Violinist Barbara Lüneburg invited composers and visual artists to collaborate with her in the creation of new multimedia works for electric or acoustic violin with the goal of exploring artistic relations between the classical instrument violin, mediated sound, and visuals.
The approaches of the individual artists varied greatly, in extremes ranging from the manga-inspired Alias for electric violin, electronics, lighting and laser by Marko Ciciliani to the more classical approach in Fluid calligraphy, a joint work by Dai Fujikura (composition) and Tamayo Yamaguchi (video).
In Vega/Flores' Stream Machines and the Black Arts sound track, electric violin and video images merge into a single morphing Gestalt. Flores’ gradually transforming geometric visuals interact with linear, pulsating grids in Vega’s electronic sound track, while the violin melts into both worlds adding an element of expressiveness through simple sleek lines.
Alexander Schubert's Weapon of Choice is the body-movement of the violinist. He gives the violin a meta-body that includes the physical gestures of the playing captured by a motion sensor affixed to the violin bow and a camera in front of the player, both of which are feeding data to the processing software for the live-video and electronics. Barbara Lüneburg, who was intensively involved in the composition process, also provides the musical material of the violin part by improvising and at the same time manipulating the electronic processing through her gestures.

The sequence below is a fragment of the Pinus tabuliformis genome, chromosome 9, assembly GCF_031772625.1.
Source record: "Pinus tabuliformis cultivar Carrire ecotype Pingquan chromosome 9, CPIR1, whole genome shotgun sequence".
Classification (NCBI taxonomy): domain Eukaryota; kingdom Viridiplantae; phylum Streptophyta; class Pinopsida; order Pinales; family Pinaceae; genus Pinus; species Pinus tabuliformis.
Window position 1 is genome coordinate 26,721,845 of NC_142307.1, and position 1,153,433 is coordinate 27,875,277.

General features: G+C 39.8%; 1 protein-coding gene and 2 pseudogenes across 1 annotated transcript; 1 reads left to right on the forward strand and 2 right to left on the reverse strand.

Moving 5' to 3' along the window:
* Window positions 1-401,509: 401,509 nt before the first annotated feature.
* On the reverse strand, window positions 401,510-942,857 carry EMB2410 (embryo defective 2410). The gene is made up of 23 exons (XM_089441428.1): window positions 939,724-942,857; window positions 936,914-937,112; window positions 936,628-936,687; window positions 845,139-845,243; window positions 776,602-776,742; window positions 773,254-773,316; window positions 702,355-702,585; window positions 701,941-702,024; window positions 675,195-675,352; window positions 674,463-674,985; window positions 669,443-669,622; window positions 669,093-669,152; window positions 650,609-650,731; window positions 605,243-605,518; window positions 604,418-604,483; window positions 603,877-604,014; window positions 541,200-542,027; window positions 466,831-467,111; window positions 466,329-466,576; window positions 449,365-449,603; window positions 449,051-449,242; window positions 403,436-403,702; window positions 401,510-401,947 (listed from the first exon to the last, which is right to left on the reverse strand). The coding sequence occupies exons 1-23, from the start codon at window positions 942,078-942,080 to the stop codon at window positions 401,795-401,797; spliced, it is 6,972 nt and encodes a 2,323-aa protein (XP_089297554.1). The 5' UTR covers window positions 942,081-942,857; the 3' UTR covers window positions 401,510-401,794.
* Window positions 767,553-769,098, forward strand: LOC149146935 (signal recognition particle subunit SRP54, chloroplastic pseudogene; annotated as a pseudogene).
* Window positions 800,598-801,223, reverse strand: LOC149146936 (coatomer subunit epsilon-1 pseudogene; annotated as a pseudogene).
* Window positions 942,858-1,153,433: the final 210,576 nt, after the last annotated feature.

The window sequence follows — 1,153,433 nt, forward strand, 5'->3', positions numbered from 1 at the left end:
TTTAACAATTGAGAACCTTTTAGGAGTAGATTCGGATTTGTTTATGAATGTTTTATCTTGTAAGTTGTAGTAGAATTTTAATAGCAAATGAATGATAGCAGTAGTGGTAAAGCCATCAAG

Re: Mad Masters by Yannis Kyriakides is based on Jean Rouch's legendary film "Les Maîtres Fous". It plays with the colonial subtext of the film and the relationship between music and possession as displayed in a Hauka ritual from Ghana in the 1950's. The texts shown are transcriptions of Rouch's original spoken commentary, and there are some sound samples and images taken from the original film. Mirroring this possession ritual, the violinist in Re: Mad Masters, takes on changing roles; the sound of her instrument is also hijacked by the animist spirits colliding with the colonial military machine.
Fujikura understands Fluid Calligraphy as an acoustic expression of the ancient art of Japanese calligraphy. The violin bow becomes the equivalent of the calligraphist's brush. Phrasing and accents don't necessarily follow the melodic lines but develop a life of their own replicating finesse as well as the roughness of the brush's movement on the paper. In his video, Yamaguchi works with linear and curved shapes capturing the intensity of the music and translating it into the motion of images.
For Marko Ciciliani, audio and visual concept play equal parts in his composition Alias. In his hands music, light and laser transform the space into an immersive, almost physical experience for performer and beholder alike. The look-and-feel of Alias is inspired by Japanese mangas, pop and the visual phenomenon of aliasing. Ciciliani supplies a firework of energy and light, abducting us into new worlds off the beaten track of classical violin repertoire.
Realisation or documentation of all works was supported by ZKM. A coproduction of Deutschlandfunk, Centre for Arts and Media Technology (ZKM) and Ahornfelder.
Promoted by MCN (Muziekcentrum Nederland)
1 Henry Vega/Emmanuel Flores Elias
Stream Machines and the Black Arts (2010) [10:42]
for electric violin, soundtrack and video
2 Alexander Schubert
Weapon of Choice (2009) [7:53]
for acoustic violin and motion sensor, live-electronics and live-video
3 Yannis Kyriakides
Re: Mad Masters (2010) [25:17]
for 5-string electric violin and acoustic violin, live-electronics, soundtrack and video
4 Dai Fujikura/Tomoya Yamaguchi
Fluid Calligraphy (2010) [10:41]
for acoustic violin and video
5 Marko Ciciliani
Alias (2007) [21:03]
for electric violin, live-electronics, lighting and laser